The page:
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hugin-logoInspired by a discussion of Bruno Postle and Tom K. Sharpless, Daniel M. German added a new projection to libpano, the library underlying hugin for geometrical transforms. The new Panini projection, named after one of the most famous vedutismo painters, would not be immediately available within hugin.

For me, this was the chance to get a little bit deeper into the code. I had a free hour. I had a flu and did not want to pass it on to my baby. So I set on a journey that looking back would only take a few minutes to an experienced coder. And next time it will indeed take me much less. But next time I might leave the challenge to another contributor – maybe a potential Google Summer of Code student looking to commit a patch as part of the selection process.

I started from a fresh and clean build according to the standard instructions for Ubuntu. The file system layout is such that a top level src folder contains a libpano13 folder and a hugin folder with their respective sources fresh from SVN. Since this is an additional projection, I looked at something similar for orientation to what I need to do – in this case how other libpano projections are implemented in hugin.

First I looked at Daniel’s most recent changes to libpano, specifically this change in the list of features that libpano gives to external programs calling it. I happened to find a minor bug in it and posted a patch. And I understood from it that I was to add the preojection #12, PANINI.

I opened a terminal window and searched throughout the hugin source tree for the implementation of the Lambers projection:

$ find . -exec grep -l "LAMBERT" {} \;

returned the list of files to look into, with the exception of those files with .svn/ in the path, as they are part of the subversion system.

I found and looked into the following files:


I looked inside to understand what they were doing and how I shall change them to accommodate the new projection.

In ./src/hugin_base/panodata/PanoramaOptions.h I added PANINI to the enumeration – just search for LAMBERT to see where it is likely that changes are needed.

In ./src/hugin_base/panodata/PanoramaOptions.cpp I had to add the projection and return sensible value for the maximum horizontal and vertical field of views (HFOV and VFOV). I was not sure. Daniel sugested 220° and 180°. Anything wide enough is OK, if users find that it goes to far, the limit can be adjusted later on. UPDATE: a second look at the code shows that the info comes from libpano13’s queryfeature.c, so no need to edit that.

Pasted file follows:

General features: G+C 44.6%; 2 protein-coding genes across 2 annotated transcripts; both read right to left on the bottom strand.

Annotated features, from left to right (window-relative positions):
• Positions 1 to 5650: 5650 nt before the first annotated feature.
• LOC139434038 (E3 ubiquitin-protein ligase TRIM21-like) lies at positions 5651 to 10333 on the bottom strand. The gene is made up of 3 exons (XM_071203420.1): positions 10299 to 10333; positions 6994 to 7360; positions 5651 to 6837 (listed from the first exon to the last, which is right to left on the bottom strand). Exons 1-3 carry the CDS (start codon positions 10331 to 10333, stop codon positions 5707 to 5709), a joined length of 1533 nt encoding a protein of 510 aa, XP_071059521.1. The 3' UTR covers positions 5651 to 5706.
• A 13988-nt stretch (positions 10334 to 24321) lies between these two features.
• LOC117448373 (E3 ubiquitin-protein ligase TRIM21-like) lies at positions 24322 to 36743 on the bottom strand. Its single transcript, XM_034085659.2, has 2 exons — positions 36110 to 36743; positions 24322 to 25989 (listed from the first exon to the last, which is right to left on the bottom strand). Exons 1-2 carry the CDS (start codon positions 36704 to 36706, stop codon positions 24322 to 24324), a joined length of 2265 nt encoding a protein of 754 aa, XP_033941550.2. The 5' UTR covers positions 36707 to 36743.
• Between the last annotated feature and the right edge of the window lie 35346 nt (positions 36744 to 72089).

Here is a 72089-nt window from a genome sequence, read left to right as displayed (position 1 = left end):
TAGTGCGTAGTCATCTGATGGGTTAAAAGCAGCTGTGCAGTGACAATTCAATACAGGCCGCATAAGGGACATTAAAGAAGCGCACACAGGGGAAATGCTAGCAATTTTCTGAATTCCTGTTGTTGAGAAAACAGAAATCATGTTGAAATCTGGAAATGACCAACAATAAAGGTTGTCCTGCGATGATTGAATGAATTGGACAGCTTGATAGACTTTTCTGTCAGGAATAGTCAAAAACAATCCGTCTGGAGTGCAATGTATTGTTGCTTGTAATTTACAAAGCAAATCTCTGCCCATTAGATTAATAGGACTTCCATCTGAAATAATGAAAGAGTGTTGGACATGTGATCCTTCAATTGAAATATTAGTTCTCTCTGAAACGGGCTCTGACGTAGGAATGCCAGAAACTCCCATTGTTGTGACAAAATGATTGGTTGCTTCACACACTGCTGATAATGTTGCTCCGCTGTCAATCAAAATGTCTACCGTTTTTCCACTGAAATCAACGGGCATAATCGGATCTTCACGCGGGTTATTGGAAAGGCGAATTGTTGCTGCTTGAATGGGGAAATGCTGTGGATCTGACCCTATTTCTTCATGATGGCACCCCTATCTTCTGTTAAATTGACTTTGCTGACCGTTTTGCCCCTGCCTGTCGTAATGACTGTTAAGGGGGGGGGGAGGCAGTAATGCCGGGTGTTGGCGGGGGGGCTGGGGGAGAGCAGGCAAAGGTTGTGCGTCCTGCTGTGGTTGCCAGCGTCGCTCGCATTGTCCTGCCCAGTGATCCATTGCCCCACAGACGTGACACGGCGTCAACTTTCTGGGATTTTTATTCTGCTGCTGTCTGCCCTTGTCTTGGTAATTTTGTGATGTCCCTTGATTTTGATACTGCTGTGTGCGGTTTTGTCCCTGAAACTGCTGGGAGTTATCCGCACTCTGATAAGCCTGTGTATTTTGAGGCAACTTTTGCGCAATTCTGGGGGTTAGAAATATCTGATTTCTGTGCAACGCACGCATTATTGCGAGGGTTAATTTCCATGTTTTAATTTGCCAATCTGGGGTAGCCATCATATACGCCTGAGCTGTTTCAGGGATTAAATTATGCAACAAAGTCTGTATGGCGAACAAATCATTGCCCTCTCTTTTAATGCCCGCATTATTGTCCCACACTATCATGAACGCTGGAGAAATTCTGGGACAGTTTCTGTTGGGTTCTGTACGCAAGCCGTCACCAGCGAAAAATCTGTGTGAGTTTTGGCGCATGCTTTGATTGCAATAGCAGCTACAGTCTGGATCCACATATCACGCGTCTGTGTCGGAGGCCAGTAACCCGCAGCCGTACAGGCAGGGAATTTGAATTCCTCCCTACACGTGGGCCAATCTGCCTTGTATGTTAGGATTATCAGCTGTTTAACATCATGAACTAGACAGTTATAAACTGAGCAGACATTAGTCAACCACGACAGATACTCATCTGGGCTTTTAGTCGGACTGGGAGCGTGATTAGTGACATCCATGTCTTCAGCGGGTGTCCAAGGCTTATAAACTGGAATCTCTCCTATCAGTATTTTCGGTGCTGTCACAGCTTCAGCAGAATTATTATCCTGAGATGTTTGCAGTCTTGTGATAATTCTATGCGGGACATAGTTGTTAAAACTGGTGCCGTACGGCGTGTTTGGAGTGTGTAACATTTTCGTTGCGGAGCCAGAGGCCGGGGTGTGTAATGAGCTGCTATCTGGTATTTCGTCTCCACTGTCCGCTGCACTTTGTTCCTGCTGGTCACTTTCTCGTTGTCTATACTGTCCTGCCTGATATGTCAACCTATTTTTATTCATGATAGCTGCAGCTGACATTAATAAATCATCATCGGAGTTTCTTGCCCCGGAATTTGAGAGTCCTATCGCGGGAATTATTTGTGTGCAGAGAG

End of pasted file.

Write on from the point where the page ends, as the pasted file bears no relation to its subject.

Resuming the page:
In ./src/PTBatcherGUI/ProjectListBox.cpp I just added the projection to the list of displayed PTBatcher’s GUI options. I have not tested PTBatcher.

In ./src/hugin_base/panotools/PanoToolsInterface.cpp I added an additional case for PANINI and the _panini value, analog to the other projections. To make sure that I did not have to do additional changes, I grepped for _lambert to confirm that this is just the symbol passed on to libpano and nothing more has to be done in hugin. Indeed I found the symbol in libpano.

For the next three files, I needed to know a little bit about the projection, specifically about its behaviour at the poles. Since AFAIK it does not have “stretchy poles”, I did not make any change in ./src/hugin1/hugin/OutputProjectionInfo.cpp nor in ./src/hugin1/hugin/ChoosyRemapper.cpp. I was not sure about whether it streches across the 360° seam. Since it is a projection that has similarities to RECTILINEAR, I replicated that behavior in ./src/hugin1/hugin/VertexCoordRemapper.cpp. Probably a mistake – the fast preview show gibberish for the new Panini projection, but some of the more expert coders may look into that, and it does not affect the traditional preview nor the rendering output.

Last but not least, ./src/hugin1/tests/test_projections.cpp. It seems that the function of this file is to test the transforms, and it has been neglected for a while: the tests stopped at Lambers Azimuthal – no tests for Albers Conic Equal Areas nor Miller Cilindrical, both of which have been added later to libpano. It was simply an updater of the counter’s upper limit to PANINI that extended the test to these projections, as well as to the new one.

All changes done, cross fingers and continue with the standard build / install process. If something does not work, try to find out what it is. Ask the community!

I was lucky. Everything built and installed.

The next step is to prepare a patch and post it for peer review in the community:

$ svn diff hugin > hugin.panini.patch

Since this is a minor change that does not seem to break anything, and since I have commit privilege, and since we have no policy about svn commits of unstable / insufficiently tested code, I decided to take the sortcut and committed.

$ svn ci -m "support for libpano13's panini" hugin

So simple, if you know what to do. I hope this tutorial is helpful and will motivate you to put your hands under the hood. It is specific to Linux but most likely works with very little changes on OS X as well. Conceptually it is the same in Windows, using Windows’ Explorer instead of the find/grep command line duo, and TortoiseSVN’s diff functionality.

The most important is: try it! Sooner or later you’ll get it right.

“Only those who risk going too far can possibly find out how far one can go.”
T.S. Eliot (1888-1965)

By the time I finished, Daniel already added a new projection, called Architectural. Will somebody be faster than me and use this tutorial to add it?

One Response

  1. The initial thread was quite a pleasure to read :)

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